Literature festivals don’t have a point, right? Or at least not one that can get into the writing and move it around. The text is fixed on paper and pixel by the time we get to discussing it.
Perhaps for the literary establishment the text is fixed, but here where Bare Lit sits alongside the Jhalak Prize, BAME in Publishing, Breaking Ground, and countless other initiatives by and for writers of colour that isn’t the case. Our literary landscape is one which is in flux, and thereby so is our writing.
Independent publishers like Cassava Press and Jacaranda are winning book prizes by taking chances that the largest publishers couldn’t wouldn’t. A whole host of anthologies has unveiled an embarrassment of talent: from The Good Immigrant to The Things I Would Tell You to Love Across a Broken Map, and our own Bare Lit anthology, which will be released at this year’s festival.
Bare Lit 2017 is absolutely a celebration of achievements, of course, and at the same time infused with the kinetic energy that more will happen and soon. This is a stage for writing that feels expansive, and that opens trajectories none of us could have expected.
New routes to reaching audiences abound: from crowdfunding to self-publishing and the re-emergence of print magazines. We question whether some routes to audiences are better than others in Finding a Way to the Audience, and ask magazine creators the role of print in a world of digital in New Print Cultures.
Our literary world may be growing, but this doesn’t mean we can ignore the rest of the publishing industry and the wider creative complex. Women on Women scrutinises the presentation of writing by women as ‘chick lit’, and asks whether the label should be embraced or challenged. Meanwhile Writing to Be Seen looks at the collaborative process of taking a text to screen or stage, where interpretations and compromises are part and parcel of creation.
We also can’t ignore the social and economic difficulties of the time we’re living in. Hope in Times of Hopelessness explores how we can use our medium to challenge the rising right in Europe and find hope and inspiration for change in our work. Whilst In Experts We Trust cuts into the conversation surrounding the role of experts in society, are science writers obscuring or enlightening? And is there room for creativity in the technical?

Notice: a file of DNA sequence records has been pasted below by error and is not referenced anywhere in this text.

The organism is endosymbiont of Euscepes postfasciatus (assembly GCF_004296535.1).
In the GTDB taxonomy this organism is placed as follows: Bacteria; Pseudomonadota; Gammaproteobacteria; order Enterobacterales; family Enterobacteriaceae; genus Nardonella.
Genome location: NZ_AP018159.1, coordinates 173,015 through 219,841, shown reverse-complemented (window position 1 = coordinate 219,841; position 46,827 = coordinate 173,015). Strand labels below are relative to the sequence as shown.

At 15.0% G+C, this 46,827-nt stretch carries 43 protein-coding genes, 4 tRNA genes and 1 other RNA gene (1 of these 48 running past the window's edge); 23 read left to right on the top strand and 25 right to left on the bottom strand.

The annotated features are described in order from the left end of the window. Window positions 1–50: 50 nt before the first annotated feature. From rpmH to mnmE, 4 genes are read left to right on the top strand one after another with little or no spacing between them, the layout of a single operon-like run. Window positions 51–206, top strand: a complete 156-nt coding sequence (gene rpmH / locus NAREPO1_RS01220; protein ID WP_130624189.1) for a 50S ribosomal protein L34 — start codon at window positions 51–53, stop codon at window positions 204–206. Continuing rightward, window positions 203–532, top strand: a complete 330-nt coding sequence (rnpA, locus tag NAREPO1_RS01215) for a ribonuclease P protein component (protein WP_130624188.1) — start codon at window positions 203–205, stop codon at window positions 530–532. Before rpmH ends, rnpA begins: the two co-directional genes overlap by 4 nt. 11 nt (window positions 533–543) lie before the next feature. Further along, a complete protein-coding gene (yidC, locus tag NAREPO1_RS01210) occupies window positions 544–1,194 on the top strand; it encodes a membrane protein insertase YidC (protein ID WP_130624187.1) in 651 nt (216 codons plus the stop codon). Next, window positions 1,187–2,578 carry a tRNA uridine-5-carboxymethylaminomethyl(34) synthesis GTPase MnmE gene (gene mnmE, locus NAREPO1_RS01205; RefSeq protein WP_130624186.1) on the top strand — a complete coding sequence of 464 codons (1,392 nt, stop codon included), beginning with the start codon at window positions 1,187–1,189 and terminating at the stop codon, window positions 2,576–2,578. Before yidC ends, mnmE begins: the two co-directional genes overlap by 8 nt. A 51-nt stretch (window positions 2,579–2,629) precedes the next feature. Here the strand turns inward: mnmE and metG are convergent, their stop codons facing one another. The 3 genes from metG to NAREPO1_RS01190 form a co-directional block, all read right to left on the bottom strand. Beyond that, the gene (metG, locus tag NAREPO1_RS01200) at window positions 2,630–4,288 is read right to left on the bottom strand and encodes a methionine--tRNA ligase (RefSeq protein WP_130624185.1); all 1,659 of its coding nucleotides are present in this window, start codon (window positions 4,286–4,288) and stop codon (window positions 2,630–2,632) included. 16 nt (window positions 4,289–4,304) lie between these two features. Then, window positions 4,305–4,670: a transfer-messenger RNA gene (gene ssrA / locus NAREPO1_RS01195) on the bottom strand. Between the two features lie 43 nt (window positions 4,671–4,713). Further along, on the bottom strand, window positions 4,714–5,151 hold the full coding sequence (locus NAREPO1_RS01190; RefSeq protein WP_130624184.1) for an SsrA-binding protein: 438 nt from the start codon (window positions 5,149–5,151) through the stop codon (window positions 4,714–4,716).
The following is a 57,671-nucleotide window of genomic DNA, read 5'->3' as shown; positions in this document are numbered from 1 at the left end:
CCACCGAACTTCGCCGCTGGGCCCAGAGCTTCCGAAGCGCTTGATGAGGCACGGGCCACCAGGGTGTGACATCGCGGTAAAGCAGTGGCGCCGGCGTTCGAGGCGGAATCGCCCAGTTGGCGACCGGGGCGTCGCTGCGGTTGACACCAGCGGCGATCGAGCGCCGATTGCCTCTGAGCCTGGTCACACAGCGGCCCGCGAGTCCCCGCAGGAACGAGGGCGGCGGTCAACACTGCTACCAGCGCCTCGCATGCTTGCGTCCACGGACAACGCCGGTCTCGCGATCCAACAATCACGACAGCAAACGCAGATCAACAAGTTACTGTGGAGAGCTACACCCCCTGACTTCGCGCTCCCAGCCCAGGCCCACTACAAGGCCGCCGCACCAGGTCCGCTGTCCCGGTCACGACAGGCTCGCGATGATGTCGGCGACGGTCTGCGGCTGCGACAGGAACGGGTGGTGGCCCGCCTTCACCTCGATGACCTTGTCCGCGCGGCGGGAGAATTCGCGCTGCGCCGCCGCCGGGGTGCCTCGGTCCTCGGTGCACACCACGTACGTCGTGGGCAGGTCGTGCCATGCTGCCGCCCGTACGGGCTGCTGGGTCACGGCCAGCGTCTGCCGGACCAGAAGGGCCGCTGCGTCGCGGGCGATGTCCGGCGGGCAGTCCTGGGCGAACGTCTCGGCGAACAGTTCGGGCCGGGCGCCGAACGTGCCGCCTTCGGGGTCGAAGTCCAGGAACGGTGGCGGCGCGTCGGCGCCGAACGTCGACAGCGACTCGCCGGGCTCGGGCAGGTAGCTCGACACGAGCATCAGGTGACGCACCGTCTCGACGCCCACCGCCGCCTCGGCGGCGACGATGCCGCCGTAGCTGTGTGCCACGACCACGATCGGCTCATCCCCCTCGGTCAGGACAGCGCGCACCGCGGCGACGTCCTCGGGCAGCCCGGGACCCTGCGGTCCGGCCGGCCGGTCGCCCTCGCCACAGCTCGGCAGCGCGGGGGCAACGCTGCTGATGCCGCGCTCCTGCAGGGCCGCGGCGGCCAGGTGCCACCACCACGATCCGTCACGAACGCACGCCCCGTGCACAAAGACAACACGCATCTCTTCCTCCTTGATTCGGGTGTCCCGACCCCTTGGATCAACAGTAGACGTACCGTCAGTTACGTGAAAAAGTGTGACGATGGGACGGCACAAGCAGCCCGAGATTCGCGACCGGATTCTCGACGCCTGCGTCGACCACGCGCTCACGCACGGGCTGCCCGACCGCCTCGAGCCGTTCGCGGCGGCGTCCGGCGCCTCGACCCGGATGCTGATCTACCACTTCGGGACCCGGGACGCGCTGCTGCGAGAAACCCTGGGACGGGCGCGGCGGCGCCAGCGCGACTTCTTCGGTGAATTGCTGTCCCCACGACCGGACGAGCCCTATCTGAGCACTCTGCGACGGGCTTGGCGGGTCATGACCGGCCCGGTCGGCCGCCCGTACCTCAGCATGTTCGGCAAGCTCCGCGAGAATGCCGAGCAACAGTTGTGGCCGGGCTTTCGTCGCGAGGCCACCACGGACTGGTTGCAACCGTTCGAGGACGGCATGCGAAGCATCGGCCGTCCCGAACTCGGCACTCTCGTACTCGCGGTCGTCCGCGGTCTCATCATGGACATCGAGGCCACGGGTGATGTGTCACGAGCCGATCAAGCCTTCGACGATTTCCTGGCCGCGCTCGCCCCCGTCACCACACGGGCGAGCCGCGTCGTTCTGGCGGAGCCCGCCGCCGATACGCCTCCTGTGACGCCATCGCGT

Moving from macro to micro we see the broader issues that we touch on manifest in individual lives as writers discuss how they depict their own experiences of violence and trauma through fiction in When Bad Things Happen. Whilst in Sexy Times we examine erotica as a part of the fabric of wider social and political contexts: are there trends in appetites? And how do desires vary across society?
As people in diaspora many of the discourses we address at Bare Lit are suffused with community histories that traverse the globe. In Letters from Yesterday we ask how writers and creators are using new tools to connect with and preserve the context of the past: from stories of food to stories of grime music. How to Write a Cookbook delves further into the tension between heritage and innovation in the kitchen.
So what’s the point of a literature festival? The answer came to me I think, when we were planning From Unreal to Real and Back. This session will discuss how writers translate the real into the fantastical, and also how they envisage readers translating these elements into their own realities. What’s special is that the audience will be able to talk back and challenge those assertions; maybe they didn’t read it how the author intended it at all. What happens after we realise that is the exciting bit.
Bare Lit is a festival of literature celebrating the work of poets, journalists and storytellers writing in and from diaspora. It returns to London for its second year on 22-23 April 2017, you can buy tickets here.
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Henna is the former Editor of Media Diversified, but when she gets a minute to spare she writes about food, the arts and media. In a previous life she fed her addictions by running restaurants serving Levantine and North American-inspired menus for five years. You can find her recipes at hennazamurdbutt.com or watch her make them on IG @hennazb.
All images in this piece are by Wasi Daniju.